Follow The Leader
October 15, 2020 | Didi Bacon
Every group has its own language.
In baseball player lingo, a home run is a "bomb," a "tank," or a "dinger."
Computer techies talk about "BIOS," "RAM," or "MEGS."
The Christian church is no exception.
We use words that are unique to the group, such as "Hallelujah," "Amen," and "Glory!" Very often, we say these things, but we really do not know what they mean. Take, for instance, the line, "Lord and Savior Jesus Christ." Like most words we use in church, the terms "Jesus Christ," "Lord," and "Savior" are all found in the Bible. They are located at the conclusion of Peter's second letter:
"But grow in the grace and knowledge of our Lord and Savior Jesus Christ. To him be glory both now and forever! Amen" (2 Peter 3:18 NIV).
But what do "Lord," "Savior," and "Christ" mean?
Let's start with "Christ." Christ is not Jesus' last name! Instead, it's a title. "Christ" is derived from the Greek word Χριστός (Christos), and means "Messiah" or "Promised One." To call Jesus the Christ is to proclaim him the Messiah who was promised to the Israelites, the fulfillment of God's promises to His people through the prophets (See Matthew 2:3-6 and Micah 5:2,4).
What about "Lord" and "Savior?" Those two always seem to go together in our Christian lingo. Paul ties the two together in his letter to the Romans when he says, "If you declare with your mouth, "Jesus is Lord," and believe in your heart that God raised him from the dead, you will be saved" (Romans 10:9 NIV).
Let's start with the easier of the two titles, "Savior." To call Jesus Savior is to acknowledge that Jesus is the way for all people to be made right with God through faith. Jesus made the way by going to the cross, dying, and being raised from the dead. As an innocent, Jesus' death paid the death penalty due to all of us who are guilty of breaking God's law (sin). The eternal value of Jesus' divine life was equal to cover the death price for all. We can access pardon for our sin through faith - by believing. We say that Jesus makes way for us to be right with God by grace, through faith, at baptism, for good works. Jesus is Savior.
Now to the title of "Lord." In the first century, the title "Lord" was a big deal. There were lords, and there were Lords. Lord with the little "l" was a title for someone of rank, similar to how we might use the term "Sir." Lord with a big "L" was a title that denoted divinity. It was a term used to describe a god. In the first century, the Romans began to require that the emperor be addressed as Lord with the big "L." He was Lord of lords and King of kings. If you have read the Bible, you might have heard that title used not of the emperor but of Jesus. To call Jesus Lord was a political statement that would likely get you thrown to the lions. So what does Lord mean? Simply, it means "leader." With a capital L, it means THE Leader—the one of ultimate authority.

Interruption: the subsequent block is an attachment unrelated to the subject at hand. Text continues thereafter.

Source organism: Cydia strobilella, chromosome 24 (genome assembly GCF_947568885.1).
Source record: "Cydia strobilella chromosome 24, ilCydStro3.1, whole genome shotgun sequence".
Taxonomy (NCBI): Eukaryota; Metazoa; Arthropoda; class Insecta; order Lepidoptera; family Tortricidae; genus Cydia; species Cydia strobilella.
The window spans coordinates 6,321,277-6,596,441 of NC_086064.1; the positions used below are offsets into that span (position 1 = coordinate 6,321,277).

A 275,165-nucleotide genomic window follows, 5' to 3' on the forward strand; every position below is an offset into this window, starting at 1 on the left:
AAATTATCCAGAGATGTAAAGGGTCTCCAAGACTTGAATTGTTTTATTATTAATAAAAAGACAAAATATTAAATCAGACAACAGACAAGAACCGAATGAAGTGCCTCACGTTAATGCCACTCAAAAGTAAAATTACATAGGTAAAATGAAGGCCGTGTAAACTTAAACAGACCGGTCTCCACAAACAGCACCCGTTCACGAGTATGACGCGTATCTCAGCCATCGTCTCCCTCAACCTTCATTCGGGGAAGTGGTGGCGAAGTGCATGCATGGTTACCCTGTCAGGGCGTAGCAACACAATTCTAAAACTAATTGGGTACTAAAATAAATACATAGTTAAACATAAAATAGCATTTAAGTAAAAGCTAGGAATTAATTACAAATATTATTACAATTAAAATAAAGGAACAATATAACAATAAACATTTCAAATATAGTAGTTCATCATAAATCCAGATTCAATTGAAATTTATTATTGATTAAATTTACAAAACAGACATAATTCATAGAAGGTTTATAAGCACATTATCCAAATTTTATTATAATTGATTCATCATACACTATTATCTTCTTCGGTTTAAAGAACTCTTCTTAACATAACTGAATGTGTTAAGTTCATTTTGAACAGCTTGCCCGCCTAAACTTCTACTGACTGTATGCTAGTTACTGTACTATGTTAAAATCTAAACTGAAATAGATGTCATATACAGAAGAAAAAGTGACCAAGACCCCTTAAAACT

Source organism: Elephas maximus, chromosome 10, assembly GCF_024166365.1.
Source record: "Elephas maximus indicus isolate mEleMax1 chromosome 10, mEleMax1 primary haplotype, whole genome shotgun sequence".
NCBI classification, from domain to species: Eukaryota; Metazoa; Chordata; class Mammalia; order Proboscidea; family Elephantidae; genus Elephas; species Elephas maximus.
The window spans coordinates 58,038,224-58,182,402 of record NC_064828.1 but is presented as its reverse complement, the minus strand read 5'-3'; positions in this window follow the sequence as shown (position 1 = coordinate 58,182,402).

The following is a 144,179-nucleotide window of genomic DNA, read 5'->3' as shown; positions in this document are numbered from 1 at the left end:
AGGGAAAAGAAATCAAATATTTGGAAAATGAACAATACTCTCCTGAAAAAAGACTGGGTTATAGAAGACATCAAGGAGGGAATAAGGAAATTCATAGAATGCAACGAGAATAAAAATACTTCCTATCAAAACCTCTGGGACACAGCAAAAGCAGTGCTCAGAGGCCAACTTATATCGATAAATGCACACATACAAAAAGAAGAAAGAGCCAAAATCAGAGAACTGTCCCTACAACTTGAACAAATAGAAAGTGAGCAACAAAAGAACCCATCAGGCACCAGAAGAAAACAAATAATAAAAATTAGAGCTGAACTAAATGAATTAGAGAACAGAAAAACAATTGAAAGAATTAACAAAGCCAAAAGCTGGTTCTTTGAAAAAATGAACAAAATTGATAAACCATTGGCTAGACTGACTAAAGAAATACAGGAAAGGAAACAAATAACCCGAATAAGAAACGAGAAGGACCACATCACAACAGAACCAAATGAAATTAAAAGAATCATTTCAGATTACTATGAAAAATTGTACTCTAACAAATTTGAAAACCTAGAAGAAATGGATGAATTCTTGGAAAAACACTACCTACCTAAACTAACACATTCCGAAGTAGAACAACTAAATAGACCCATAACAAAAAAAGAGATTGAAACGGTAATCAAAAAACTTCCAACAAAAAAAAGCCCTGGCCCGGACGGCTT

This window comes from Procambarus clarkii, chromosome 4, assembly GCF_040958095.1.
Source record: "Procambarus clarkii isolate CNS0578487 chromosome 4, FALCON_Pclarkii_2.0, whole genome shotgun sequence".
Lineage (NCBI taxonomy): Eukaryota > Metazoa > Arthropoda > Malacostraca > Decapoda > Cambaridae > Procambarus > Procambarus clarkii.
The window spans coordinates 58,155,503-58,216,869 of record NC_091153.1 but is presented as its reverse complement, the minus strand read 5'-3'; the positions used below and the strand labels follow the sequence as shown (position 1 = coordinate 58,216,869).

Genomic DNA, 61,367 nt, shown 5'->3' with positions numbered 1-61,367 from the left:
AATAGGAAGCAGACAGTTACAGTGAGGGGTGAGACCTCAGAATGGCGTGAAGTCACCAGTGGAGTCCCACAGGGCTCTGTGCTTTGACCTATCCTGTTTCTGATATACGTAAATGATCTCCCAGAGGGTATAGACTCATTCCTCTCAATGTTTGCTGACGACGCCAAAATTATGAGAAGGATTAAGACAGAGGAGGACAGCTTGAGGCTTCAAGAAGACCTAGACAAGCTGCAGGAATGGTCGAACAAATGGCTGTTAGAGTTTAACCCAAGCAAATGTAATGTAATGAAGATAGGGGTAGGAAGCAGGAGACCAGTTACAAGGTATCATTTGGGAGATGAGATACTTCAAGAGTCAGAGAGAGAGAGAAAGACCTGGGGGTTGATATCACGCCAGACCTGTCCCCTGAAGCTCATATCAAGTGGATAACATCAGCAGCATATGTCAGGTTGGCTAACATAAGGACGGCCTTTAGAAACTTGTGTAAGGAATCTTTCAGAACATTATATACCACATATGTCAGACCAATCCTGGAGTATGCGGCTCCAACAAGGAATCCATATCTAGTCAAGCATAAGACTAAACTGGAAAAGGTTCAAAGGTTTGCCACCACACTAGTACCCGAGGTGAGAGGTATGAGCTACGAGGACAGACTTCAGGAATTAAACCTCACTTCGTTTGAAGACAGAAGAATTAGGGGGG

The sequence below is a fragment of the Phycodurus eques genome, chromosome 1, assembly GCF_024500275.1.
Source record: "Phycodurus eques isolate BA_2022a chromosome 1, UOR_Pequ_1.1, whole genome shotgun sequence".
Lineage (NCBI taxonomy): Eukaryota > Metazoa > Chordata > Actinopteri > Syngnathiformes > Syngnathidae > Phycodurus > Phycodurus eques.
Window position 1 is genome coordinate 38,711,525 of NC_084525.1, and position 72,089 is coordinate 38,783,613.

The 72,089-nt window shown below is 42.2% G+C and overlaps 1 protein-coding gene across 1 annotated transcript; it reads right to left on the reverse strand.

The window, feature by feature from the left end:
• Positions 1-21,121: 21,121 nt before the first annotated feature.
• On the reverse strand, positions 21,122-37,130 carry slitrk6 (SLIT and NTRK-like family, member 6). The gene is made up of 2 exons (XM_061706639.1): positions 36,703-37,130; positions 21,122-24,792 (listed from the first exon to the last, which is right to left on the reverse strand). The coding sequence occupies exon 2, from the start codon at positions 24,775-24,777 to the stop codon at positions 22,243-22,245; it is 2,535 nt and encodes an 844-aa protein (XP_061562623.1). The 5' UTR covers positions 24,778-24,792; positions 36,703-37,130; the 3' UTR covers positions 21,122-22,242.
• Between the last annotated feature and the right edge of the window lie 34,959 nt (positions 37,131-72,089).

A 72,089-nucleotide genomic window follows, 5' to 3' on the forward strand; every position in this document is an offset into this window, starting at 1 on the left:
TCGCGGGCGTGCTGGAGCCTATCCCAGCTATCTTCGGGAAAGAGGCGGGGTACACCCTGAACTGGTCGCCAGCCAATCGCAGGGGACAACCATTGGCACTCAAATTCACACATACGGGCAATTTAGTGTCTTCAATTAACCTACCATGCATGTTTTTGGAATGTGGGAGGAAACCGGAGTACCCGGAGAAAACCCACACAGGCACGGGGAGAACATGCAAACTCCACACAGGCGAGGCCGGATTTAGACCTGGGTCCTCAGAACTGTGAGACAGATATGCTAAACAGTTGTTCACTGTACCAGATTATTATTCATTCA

Now here is the thing, I find it easier to have Jesus as Savior than Lord. I am all for Jesus as forgiver. I am grateful to accept God's grace through Jesus' gift of salvation. My issue is Jesus as Lord. I struggle with Jesus as my leader. I think that is where you may struggle too. You see, we continually struggle to decide who is the leader of our lives. The Bible reasons that if you accept Jesus' offer of salvation, then he owns you. The picture is that God has bought us out of slavery to sin and death to be his own. Therefore you can't have salvation without Jesus as Lord.
But learning to live with Jesus as my leader, that is difficult. You mean Jesus as my leader means he has a say in how I spend my money? You mean Jesus as my leader means I must follow what he says about my romantic relationships? You mean Jesus as my leader means that I have to bring him into the voter's booth with me on election day? Yes, yes, and yes! Following Jesus as my leader means learning to surrender to his leadership and overcoming my tendency to idolatry. Our idols are no longer statues of some random god, but we still are tempted to pledge allegiance to someone or something other than Jesus.
So the next time you say Jesus Christ is my Lord and Savior, ask yourself: "Do I really mean it?"